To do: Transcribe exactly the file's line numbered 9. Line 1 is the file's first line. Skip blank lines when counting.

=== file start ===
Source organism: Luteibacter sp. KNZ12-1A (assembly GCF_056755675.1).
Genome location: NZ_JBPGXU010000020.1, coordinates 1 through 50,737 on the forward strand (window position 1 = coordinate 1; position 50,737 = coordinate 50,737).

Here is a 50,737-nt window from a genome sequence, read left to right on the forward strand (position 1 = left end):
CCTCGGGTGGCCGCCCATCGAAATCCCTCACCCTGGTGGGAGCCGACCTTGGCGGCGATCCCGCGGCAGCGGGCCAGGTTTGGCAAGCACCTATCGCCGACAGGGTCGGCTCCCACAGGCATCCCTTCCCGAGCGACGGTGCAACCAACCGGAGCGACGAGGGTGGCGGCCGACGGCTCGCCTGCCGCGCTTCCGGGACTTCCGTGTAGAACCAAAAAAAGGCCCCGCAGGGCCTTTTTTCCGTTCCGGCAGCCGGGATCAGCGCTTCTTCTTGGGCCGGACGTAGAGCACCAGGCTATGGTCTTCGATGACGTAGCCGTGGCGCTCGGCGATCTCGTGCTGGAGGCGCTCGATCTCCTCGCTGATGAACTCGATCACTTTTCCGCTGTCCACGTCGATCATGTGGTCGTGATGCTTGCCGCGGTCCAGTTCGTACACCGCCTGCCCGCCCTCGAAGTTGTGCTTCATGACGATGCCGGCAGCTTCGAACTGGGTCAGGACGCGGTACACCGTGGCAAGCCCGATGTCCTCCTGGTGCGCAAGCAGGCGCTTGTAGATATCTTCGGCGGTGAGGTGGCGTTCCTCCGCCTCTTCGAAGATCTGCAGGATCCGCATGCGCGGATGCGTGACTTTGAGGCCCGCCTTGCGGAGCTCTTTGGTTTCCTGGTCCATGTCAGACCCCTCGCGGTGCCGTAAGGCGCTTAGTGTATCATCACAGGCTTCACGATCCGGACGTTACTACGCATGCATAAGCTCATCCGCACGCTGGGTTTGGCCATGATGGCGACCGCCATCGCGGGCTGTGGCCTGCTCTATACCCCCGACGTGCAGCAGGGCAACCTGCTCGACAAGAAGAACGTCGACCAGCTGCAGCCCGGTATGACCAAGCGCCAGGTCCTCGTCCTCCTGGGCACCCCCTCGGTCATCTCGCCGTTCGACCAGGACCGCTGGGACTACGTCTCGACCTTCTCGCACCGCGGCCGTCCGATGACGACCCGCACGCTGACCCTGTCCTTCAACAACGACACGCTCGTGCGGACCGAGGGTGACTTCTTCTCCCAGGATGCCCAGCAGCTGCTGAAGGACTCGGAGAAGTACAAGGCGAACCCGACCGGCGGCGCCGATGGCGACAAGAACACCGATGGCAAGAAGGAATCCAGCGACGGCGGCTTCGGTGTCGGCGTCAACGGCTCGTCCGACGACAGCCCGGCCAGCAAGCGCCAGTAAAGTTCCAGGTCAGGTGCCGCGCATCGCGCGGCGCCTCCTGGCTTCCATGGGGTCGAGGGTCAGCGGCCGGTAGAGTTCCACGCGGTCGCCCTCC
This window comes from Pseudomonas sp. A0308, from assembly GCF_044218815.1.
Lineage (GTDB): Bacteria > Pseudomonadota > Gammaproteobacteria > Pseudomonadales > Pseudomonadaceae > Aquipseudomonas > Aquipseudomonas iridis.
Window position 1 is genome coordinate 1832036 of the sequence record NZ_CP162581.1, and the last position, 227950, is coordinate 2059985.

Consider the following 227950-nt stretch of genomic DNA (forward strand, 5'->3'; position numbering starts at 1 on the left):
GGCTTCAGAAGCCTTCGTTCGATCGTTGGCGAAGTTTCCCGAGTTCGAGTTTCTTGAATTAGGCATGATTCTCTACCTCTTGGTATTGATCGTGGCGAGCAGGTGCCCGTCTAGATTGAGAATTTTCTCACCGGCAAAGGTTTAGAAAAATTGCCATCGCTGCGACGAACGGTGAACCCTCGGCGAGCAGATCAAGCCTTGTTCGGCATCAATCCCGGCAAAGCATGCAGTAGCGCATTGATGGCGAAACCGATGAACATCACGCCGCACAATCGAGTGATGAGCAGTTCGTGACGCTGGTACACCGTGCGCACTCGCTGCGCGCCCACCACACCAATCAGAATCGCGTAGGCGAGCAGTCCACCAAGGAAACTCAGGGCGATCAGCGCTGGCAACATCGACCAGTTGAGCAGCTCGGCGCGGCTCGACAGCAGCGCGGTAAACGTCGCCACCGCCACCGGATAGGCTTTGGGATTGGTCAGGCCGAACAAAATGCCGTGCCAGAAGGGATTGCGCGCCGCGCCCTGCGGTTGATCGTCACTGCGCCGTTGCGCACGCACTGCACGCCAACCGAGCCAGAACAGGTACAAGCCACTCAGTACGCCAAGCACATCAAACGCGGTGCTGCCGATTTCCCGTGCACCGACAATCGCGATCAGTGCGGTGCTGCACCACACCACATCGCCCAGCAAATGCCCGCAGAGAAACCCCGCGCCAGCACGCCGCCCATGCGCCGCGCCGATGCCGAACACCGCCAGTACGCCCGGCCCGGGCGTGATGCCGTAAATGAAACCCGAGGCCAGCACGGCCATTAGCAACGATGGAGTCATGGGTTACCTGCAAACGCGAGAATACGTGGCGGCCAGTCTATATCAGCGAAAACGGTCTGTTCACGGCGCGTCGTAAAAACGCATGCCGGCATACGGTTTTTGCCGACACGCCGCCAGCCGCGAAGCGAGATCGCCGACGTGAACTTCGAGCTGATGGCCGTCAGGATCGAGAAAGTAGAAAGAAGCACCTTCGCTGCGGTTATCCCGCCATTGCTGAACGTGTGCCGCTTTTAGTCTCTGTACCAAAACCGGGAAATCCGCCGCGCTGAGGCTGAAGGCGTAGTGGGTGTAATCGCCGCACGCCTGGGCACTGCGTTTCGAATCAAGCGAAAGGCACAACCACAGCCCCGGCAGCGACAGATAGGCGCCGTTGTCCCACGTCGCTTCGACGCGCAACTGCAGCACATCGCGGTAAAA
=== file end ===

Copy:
GGCTTCAGAAGCCTTCGTTCGATCGTTGGCGAAGTTTCCCGAGTTCGAGTTTCTTGAATTAGGCATGATTCTCTACCTCTTGGTATTGATCGTGGCGAGCAGGTGCCCGTCTAGATTGAGAATTTTCTCACCGGCAAAGGTTTAGAAAAATTGCCATCGCTGCGACGAACGGTGAACCCTCGGCGAGCAGATCAAGCCTTGTTCGGCATCAATCCCGGCAAAGCATGCAGTAGCGCATTGATGGCGAAACCGATGAACATCACGCCGCACAATCGAGTGATGAGCAGTTCGTGACGCTGGTACACCGTGCGCACTCGCTGCGCGCCCACCACACCAATCAGAATCGCGTAGGCGAGCAGTCCACCAAGGAAACTCAGGGCGATCAGCGCTGGCAACATCGACCAGTTGAGCAGCTCGGCGCGGCTCGACAGCAGCGCGGTAAACGTCGCCACCGCCACCGGATAGGCTTTGGGATTGGTCAGGCCGAACAAAATGCCGTGCCAGAAGGGATTGCGCGCCGCGCCCTGCGGTTGATCGTCACTGCGCCGTTGCGCACGCACTGCACGCCAACCGAGCCAGAACAGGTACAAGCCACTCAGTACGCCAAGCACATCAAACGCGGTGCTGCCGATTTCCCGTGCACCGACAATCGCGATCAGTGCGGTGCTGCACCACACCACATCGCCCAGCAAATGCCCGCAGAGAAACCCCGCGCCAGCACGCCGCCCATGCGCCGCGCCGATGCCGAACACCGCCAGTACGCCCGGCCCGGGCGTGATGCCGTAAATGAAACCCGAGGCCAGCACGGCCATTAGCAACGATGGAGTCATGGGTTACCTGCAAACGCGAGAATACGTGGCGGCCAGTCTATATCAGCGAAAACGGTCTGTTCACGGCGCGTCGTAAAAACGCATGCCGGCATACGGTTTTTGCCGACACGCCGCCAGCCGCGAAGCGAGATCGCCGACGTGAACTTCGAGCTGATGGCCGTCAGGATCGAGAAAGTAGAAAGAAGCACCTTCGCTGCGGTTATCCCGCCATTGCTGAACGTGTGCCGCTTTTAGTCTCTGTACCAAAACCGGGAAATCCGCCGCGCTGAGGCTGAAGGCGTAGTGGGTGTAATCGCCGCACGCCTGGGCACTGCGTTTCGAATCAAGCGAAAGGCACAACCACAGCCCCGGCAGCGACAGATAGGCGCCGTTGTCCCACGTCGCTTCGACGCGCAACTGCAGCACATCGCGGTAAAA